Esther’s Final Conversion

This is my sermon on Esther chapter 4.

What is Conversion?

What do you think of when you hear the word conversion?  Is it that moment when an atheist finally admits belief in the divine?  Is it when someone comes to believe in the Triune God – Father, Son, and Holy Spirit – as the true God of all gods?  Is conversion not until someone actually accepts the Gospel of Jesus Christ, recognizing one’s own sinfulness and need for the Savior whom God has given us on the Cross of Calvary?  Each of these are conversion in their own right.  Each step is a transformative experience, coming out of darkness into light.  Each of these conversions are marked by a change of mind, a turning around of a lifestyle, and the grace of God enables each one.  But there is also a fourth and final conversion in this progression: a conversion to Christ’s Church.

Conversion to the Church is about entering into the life of Christ as commanded in the Scriptures.  With only the first three steps, believing in a god, believing in Jesus, and believing in the Gospel, one only has an infantile Christian faith at best.  At that stage people get stuck into a rut of some sort.  For some it is the infantile “Jesus and me” spirituality, where the individual has some sort of imagined love affair with Jesus, and the Church is entirely irrelevant to their private walk of faith.  For others, the rut is one of legalism: it’s a shape up, go-to-church, “do what you’re told” spirituality; follow the rules and you’re a Christian.  It is the fourth conversion, to the Church of Christ, that breaks one past those places of infant faith and into the full life of Christ.  Conversion to the Church involves embracing our membership in the Body of Christ.  It involves moving from the First Great Commandment (love the Lord your God) to the second (love your neighbor).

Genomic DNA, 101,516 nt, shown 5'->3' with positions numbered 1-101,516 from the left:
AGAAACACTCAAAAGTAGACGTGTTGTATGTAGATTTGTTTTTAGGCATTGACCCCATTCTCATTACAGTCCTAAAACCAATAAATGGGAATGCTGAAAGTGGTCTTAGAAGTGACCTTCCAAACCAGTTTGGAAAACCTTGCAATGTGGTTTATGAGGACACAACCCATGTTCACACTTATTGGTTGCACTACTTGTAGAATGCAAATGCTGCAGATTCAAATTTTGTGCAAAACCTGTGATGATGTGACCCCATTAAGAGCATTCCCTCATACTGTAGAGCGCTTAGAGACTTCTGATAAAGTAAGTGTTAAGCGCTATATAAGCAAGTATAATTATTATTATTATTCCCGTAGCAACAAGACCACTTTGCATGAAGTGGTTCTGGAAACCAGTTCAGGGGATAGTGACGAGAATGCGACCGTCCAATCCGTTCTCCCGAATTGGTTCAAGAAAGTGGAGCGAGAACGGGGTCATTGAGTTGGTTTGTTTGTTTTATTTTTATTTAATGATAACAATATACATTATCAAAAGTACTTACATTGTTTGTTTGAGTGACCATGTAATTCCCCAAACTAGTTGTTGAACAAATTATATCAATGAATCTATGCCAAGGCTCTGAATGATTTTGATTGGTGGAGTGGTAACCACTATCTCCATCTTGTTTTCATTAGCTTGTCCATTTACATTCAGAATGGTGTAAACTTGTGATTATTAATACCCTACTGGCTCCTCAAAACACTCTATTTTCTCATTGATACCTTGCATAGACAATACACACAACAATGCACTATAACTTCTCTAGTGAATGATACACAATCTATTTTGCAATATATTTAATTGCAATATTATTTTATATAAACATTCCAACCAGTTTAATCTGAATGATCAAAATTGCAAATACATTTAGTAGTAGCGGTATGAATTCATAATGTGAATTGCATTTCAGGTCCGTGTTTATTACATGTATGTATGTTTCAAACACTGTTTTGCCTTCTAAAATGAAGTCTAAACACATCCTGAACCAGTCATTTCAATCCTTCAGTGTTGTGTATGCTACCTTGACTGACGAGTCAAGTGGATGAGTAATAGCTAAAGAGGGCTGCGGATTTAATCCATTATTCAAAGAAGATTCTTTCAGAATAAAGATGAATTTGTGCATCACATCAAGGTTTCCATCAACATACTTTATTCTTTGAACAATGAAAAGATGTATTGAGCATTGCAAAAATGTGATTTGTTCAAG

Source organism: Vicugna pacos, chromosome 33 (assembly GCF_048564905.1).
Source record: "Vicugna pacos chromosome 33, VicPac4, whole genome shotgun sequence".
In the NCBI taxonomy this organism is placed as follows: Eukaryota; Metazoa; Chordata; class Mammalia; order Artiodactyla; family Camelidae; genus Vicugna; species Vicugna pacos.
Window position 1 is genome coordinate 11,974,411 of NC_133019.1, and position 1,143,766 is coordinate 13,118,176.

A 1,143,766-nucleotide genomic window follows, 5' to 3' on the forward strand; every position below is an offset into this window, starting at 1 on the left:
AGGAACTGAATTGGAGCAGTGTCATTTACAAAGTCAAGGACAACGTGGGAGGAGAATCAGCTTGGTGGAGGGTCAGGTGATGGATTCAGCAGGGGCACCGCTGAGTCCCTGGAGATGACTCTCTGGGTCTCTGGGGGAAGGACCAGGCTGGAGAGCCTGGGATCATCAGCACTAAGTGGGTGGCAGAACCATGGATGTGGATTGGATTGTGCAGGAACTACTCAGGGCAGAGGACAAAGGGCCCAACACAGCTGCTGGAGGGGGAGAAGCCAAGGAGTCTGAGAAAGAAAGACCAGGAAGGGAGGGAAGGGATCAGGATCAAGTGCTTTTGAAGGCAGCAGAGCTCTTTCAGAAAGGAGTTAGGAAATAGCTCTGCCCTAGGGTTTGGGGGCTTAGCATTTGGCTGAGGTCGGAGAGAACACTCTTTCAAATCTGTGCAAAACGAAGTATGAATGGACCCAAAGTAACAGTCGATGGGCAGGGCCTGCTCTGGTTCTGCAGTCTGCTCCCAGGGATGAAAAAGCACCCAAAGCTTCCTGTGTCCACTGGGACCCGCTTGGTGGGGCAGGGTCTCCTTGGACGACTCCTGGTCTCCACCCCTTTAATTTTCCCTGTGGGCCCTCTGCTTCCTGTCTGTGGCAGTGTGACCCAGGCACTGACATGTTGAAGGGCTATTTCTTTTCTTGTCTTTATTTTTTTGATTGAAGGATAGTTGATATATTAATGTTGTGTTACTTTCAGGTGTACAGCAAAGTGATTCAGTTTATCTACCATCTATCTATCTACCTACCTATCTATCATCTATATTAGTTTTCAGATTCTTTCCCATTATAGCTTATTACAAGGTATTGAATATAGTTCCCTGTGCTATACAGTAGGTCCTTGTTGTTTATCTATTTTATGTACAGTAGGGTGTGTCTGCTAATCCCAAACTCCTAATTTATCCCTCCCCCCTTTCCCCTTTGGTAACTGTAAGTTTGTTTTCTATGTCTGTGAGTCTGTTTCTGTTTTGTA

Esther’s Conversion in chapter 4

Esther, in chapter 4, undergoes this fourth and final conversion to her membership in the Old Testament Church – the faithful Jewish community.  She (uniquely in this book) has been undergoing character development since she first appeared in chapter 2.  One could say that she is introduced with that “do what you’re told” sort of spirituality.  There is no indication of her personal sense of spirituality at first, and only bit by bit do we see faith in God showing forth in her character.  The storyteller, relating this story of Esther to us, also gives us a hint that Esther isn’t as actively faithful as other biblical characters we know by referring to her all the time as Esther.  We’re told in chapter 2 that her Hebrew name is Hadassah; Esther is just her Persian name.  Now, lots of exiles were given names by their captors; for example, Daniel was named Beltashazzar by King Nebuchadnezzar.  But throughout the Bible Daniel is known as Daniel, his Hebrew name.  He is not undercover like Esther.